Though not his most iconic card, the 1951 Bowman Baseball Mickey Mantle Rookie Card #253 is no longer undervalued. Most collectors know this is the true rookie for "The Mick." We also now know that the Mantle card was part of the more scarce "high numbers" part of the 1951 Bowman baseball card set. And it is part of the biggest and most impressive of the classic Bowman releases. It is also notably larger than most cards, measuring 2-1/16" by 3-1/8." It appears the company initially planned to print just 252 cards, as they had the previous year. But then added 72 additional cards, possibly motivated by a desire to include the young Mickey in the set. The 1951 Bowman Willie Mays was also part of this smaller set, so it's a good thing they printed it. But these "high numbers" cards were printed in smaller numbers, adding to their scarcity.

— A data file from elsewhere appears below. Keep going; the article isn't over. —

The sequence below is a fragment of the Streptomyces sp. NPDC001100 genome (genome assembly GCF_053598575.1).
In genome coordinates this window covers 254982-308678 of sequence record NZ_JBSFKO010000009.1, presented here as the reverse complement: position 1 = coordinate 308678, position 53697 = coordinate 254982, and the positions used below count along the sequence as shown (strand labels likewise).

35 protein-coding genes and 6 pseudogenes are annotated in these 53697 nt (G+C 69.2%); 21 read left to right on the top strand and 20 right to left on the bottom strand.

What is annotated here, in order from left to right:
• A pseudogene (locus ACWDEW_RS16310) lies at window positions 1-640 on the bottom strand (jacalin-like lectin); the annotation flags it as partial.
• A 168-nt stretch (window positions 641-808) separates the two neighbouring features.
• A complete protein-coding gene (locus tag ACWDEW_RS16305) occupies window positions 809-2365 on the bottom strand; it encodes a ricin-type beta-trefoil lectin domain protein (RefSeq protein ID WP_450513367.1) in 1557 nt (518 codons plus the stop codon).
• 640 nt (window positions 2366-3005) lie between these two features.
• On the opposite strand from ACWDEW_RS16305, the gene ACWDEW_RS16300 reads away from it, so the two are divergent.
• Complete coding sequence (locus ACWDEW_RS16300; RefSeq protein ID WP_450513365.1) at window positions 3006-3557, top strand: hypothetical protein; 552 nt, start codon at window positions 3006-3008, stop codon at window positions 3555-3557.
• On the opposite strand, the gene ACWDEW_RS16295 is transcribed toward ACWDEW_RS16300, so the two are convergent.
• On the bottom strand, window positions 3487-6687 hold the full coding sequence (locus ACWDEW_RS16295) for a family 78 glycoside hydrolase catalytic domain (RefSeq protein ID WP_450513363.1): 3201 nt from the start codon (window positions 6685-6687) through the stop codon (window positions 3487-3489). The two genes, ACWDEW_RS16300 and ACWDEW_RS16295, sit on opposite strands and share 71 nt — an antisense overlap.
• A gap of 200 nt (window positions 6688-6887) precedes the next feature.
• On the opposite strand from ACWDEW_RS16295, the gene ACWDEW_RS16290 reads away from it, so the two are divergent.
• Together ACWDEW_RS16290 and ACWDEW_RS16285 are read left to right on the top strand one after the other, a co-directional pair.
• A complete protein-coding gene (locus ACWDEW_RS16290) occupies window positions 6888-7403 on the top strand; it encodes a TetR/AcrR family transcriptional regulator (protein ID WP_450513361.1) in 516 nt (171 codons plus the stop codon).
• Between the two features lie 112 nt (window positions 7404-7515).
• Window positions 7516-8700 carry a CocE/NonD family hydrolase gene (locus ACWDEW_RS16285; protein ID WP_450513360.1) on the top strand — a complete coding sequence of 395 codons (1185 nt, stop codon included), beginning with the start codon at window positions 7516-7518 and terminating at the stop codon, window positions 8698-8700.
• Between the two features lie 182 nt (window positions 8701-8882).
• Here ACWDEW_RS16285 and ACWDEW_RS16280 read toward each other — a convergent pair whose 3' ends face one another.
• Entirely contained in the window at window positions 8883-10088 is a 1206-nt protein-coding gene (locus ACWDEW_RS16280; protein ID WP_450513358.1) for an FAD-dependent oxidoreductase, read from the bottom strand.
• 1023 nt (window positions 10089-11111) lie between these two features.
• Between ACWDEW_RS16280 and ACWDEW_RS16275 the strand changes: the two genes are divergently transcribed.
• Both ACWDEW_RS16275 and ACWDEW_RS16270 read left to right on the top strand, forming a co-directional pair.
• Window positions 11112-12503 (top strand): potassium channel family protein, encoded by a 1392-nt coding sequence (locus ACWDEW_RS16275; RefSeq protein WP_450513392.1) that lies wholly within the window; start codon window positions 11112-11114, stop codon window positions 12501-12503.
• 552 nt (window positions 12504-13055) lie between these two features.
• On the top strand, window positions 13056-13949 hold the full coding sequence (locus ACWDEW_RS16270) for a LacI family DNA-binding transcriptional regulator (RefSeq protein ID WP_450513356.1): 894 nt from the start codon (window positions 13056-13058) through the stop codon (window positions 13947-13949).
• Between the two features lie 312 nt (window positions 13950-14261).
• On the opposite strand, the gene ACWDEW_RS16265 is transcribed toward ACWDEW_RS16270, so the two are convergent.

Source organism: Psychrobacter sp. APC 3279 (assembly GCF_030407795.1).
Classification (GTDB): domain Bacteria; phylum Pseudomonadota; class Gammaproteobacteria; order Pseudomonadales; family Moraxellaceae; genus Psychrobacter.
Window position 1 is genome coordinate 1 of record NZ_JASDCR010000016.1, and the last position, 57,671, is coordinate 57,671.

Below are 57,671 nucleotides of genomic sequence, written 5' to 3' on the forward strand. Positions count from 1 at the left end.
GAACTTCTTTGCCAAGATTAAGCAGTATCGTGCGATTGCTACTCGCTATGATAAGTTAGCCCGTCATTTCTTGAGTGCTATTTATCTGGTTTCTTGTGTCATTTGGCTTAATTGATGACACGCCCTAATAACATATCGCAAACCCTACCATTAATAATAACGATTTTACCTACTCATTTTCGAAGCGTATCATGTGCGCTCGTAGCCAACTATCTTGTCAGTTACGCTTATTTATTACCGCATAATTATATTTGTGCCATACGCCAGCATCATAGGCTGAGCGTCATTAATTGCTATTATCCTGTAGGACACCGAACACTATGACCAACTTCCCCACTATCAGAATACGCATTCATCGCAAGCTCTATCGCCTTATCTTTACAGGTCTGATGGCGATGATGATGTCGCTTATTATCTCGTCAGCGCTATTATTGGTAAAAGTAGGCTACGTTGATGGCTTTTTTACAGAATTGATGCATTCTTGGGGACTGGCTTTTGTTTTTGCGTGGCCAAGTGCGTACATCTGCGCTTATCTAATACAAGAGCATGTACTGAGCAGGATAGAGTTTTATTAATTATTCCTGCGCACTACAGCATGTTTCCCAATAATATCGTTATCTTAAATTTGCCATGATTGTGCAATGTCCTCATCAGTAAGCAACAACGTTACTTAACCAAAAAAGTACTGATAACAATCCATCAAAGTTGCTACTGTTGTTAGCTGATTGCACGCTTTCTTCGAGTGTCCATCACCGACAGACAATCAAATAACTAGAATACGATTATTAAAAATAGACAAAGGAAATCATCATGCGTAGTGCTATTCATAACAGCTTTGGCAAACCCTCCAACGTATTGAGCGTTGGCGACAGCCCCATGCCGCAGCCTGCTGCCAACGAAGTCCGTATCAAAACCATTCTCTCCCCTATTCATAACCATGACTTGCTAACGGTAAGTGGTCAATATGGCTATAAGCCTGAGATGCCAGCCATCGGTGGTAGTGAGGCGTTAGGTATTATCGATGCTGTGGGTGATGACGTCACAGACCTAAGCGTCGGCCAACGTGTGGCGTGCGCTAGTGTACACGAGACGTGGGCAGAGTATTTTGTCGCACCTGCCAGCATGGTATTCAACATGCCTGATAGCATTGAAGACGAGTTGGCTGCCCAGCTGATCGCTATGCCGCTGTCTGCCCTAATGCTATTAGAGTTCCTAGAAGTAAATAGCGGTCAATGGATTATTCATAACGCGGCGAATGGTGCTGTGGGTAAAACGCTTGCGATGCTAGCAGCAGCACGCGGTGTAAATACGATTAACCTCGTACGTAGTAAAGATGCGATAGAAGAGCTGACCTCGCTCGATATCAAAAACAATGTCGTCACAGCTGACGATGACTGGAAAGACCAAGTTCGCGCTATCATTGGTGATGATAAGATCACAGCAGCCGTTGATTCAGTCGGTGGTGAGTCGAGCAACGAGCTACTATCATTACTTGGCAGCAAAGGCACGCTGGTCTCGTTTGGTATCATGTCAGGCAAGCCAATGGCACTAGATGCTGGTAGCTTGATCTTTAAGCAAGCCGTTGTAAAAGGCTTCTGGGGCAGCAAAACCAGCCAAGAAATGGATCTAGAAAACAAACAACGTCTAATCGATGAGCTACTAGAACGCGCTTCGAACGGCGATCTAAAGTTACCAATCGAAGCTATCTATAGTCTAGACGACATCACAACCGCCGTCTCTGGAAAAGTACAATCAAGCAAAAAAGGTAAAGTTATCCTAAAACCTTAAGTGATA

Since the 1951 Bowman set is over 70 years old, there aren't too many good-grade specimens out there. But some lucky person has a PSA 10 that has never been sold. It is worth several million for sure. The most common grade among the 1,398 graded is a PSA 4.

#1 1952 Topps Mickey Mantle #311

1952 Topps Mickey Mantle #3111952 Topps Mickey Mantle #311

An SGC 9.5 sold for $12,600,000.

There is little doubt the 1952 Topps Mickey Mantle #311 is the most iconic sports card of all time. Yet, despite not being the actual rookie card for the beloved player, the first Topps card has wholly overshadowed its Bowman equivalent. Part of this is the importance of the set. The 1952 Topps Baseball Card set release of 407 cards was the largest and most colorfully striking ever made to that point. And it blew Bowman out of the water in popularity, starting the process that would see Topps buy out their main rival.

As for the card itself, it is a surprisingly artsy offering. Mickey is somewhat slack-jawed and seems distracted. We often see no gritty determination on players' faces in "bat on shoulder" pose cards. That makes the card far more interesting than most. And, of course, the 1951 Topps artwork is flawless.